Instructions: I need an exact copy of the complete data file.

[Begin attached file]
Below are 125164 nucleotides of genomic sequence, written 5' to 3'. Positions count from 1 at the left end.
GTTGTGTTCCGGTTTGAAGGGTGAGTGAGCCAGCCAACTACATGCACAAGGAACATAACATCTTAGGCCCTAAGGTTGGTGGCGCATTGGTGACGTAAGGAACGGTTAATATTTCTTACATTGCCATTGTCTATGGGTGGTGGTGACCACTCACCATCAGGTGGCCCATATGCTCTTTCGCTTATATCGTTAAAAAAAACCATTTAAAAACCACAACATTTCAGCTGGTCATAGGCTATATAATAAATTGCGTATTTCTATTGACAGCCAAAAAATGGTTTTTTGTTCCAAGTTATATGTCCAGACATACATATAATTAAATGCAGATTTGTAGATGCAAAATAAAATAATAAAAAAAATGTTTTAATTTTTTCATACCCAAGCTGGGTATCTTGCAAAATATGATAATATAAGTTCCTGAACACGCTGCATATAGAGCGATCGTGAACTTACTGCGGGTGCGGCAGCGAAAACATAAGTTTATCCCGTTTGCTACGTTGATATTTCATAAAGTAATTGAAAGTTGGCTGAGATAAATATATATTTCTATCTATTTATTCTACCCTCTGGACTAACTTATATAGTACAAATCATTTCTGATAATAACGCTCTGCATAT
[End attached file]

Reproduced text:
Below are 125164 nucleotides of genomic sequence, written 5' to 3'. Positions count from 1 at the left end.
GTTGTGTTCCGGTTTGAAGGGTGAGTGAGCCAGCCAACTACATGCACAAGGAACATAACATCTTAGGCCCTAAGGTTGGTGGCGCATTGGTGACGTAAGGAACGGTTAATATTTCTTACATTGCCATTGTCTATGGGTGGTGGTGACCACTCACCATCAGGTGGCCCATATGCTCTTTCGCTTATATCGTTAAAAAAAACCATTTAAAAACCACAACATTTCAGCTGGTCATAGGCTATATAATAAATTGCGTATTTCTATTGACAGCCAAAAAATGGTTTTTTGTTCCAAGTTATATGTCCAGACATACATATAATTAAATGCAGATTTGTAGATGCAAAATAAAATAATAAAAAAAATGTTTTAATTTTTTCATACCCAAGCTGGGTATCTTGCAAAATATGATAATATAAGTTCCTGAACACGCTGCATATAGAGCGATCGTGAACTTACTGCGGGTGCGGCAGCGAAAACATAAGTTTATCCCGTTTGCTACGTTGATATTTCATAAAGTAATTGAAAGTTGGCTGAGATAAATATATATTTCTATCTATTTATTCTACCCTCTGGACTAACTTATATAGTACAAATCATTTCTGATAATAACGCTCTGCATAT